The Indian defence was rock solid and coach Smith pointed that out after the match. “It was difficult to get through,” he said. “We had a few chances but they crowded us out.” Surender Kumar was neat in his tackles and even Rupinder Pal Singh had a good game. Harmanpreet seems confident in the tackles and during the 3rd quarter, he not only picked out the ball from a Kiwi forward’s stick but then dribbled up to the midfield to deliver a through ball to Talwinder.

In the midfield, Chinglensana was the live-wire, picking up the ball and cutting through the middle and not onto the flanks as in the first match against Great Britain. The constant pressure on the Kiwis paid off in the 27th minute as India got its first penalty corner. Harmanpreet was on target, the flick all along the carpet beating Joyce in the goal. At 2-0, the Kiwis had their work cut out. With India not giving away possession, the New Zealand team were stuttering, not able to create any moves which could trouble India. At the break, India led 2-0.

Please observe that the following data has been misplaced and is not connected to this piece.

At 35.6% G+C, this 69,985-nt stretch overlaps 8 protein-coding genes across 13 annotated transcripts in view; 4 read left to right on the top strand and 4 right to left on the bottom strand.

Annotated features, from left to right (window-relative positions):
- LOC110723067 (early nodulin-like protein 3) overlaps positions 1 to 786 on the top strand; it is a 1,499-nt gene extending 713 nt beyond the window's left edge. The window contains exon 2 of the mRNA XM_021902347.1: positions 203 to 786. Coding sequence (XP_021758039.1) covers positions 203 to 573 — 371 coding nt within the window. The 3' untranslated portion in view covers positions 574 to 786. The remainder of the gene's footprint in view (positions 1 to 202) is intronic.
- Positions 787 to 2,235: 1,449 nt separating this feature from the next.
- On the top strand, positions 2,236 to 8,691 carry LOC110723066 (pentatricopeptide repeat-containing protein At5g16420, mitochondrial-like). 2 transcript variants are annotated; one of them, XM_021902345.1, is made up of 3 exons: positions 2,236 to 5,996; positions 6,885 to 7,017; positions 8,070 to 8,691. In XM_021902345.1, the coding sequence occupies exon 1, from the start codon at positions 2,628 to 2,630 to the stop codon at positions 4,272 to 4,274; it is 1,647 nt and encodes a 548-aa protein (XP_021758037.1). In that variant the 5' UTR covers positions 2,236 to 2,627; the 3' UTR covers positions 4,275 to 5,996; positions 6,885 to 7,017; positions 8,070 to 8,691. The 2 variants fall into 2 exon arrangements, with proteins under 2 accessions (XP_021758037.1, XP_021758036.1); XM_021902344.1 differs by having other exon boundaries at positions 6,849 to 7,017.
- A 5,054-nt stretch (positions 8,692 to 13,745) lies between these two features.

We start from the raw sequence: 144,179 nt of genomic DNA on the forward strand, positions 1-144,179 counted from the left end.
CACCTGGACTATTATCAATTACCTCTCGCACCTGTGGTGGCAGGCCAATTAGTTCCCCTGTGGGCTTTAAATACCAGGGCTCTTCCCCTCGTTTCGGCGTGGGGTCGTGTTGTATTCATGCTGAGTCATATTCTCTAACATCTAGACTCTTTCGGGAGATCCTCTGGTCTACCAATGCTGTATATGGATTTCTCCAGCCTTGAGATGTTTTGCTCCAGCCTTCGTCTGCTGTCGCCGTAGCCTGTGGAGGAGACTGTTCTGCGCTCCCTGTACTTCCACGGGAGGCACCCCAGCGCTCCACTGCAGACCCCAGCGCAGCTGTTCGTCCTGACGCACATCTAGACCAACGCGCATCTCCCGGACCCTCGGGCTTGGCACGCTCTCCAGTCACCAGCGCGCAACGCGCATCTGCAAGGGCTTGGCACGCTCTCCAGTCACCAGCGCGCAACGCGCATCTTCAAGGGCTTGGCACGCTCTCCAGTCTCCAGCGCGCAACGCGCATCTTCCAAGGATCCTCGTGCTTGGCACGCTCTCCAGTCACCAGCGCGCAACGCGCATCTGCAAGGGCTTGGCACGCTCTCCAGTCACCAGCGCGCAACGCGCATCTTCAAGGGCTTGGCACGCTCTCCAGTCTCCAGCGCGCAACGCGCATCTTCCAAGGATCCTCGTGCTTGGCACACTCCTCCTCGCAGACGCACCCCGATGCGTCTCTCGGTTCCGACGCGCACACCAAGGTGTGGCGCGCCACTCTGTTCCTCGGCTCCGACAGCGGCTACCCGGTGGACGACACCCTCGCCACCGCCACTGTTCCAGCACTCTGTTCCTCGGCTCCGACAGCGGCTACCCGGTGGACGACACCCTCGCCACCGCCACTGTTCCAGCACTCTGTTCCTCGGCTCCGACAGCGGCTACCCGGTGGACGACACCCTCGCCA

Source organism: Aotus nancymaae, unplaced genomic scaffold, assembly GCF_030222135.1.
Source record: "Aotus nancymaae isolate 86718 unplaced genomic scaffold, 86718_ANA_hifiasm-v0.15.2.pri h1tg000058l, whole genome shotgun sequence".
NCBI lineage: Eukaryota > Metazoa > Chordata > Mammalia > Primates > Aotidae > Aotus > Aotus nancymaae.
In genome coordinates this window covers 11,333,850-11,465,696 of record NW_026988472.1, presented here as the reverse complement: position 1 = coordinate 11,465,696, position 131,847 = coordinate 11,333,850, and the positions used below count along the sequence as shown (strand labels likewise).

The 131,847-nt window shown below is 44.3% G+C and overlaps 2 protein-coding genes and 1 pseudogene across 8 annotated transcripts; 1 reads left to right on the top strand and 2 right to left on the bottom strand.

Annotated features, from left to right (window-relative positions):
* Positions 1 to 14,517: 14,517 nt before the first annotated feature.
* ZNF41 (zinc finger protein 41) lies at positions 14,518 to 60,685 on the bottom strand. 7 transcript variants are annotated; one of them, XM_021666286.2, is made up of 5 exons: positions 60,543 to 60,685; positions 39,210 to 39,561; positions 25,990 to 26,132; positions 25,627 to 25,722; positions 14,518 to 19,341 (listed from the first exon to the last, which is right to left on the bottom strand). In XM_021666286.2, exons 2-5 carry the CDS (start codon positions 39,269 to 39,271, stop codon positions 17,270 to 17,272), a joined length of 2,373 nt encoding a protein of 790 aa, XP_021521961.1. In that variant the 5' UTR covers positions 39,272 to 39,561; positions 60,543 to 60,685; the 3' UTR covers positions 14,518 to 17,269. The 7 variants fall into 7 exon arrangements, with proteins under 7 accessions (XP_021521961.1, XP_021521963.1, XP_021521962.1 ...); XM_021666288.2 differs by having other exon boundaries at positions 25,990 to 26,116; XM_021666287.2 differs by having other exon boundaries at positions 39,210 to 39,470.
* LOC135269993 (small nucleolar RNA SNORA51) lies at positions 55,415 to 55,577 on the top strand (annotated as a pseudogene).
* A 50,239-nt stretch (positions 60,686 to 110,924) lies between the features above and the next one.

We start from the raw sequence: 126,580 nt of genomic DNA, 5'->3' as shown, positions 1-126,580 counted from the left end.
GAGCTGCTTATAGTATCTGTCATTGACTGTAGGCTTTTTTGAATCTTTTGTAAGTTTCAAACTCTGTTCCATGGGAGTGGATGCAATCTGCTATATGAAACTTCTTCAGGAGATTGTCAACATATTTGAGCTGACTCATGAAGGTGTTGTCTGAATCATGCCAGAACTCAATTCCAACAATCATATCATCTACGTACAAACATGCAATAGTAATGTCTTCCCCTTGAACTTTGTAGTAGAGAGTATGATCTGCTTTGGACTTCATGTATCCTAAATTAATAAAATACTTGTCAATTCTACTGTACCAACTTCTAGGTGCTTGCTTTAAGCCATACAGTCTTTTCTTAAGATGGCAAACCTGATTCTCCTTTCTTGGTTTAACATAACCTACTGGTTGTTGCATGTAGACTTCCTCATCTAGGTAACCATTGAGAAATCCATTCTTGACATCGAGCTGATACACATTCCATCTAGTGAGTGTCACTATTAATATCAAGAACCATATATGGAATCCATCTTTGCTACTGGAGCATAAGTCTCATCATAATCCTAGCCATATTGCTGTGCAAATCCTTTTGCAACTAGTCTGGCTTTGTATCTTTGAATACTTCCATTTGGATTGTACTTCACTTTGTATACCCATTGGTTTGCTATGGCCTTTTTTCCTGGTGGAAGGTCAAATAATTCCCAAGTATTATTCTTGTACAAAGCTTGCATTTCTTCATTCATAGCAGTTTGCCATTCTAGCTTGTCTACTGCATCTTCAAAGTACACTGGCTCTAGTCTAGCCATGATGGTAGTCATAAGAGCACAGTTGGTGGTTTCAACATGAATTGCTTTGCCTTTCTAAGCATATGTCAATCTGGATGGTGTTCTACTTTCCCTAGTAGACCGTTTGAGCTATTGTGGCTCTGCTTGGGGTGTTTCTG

New Zealand replaced Richard Joyce, the goalkeeper with Devon Manchester and it would be fair to say that his performance stopped a minimum of two goals for India.  In the 3rd quarter, Chinglensana gave to Harjeet who cut the ball past a defender for Mandeep but the Indian forward’s powerful hit went off Manchester’s stick. SV Sunil had a chance after Mor fed him a beautiful through ball but the Indian forward misjudged his run, the ball speeding off the goal-line.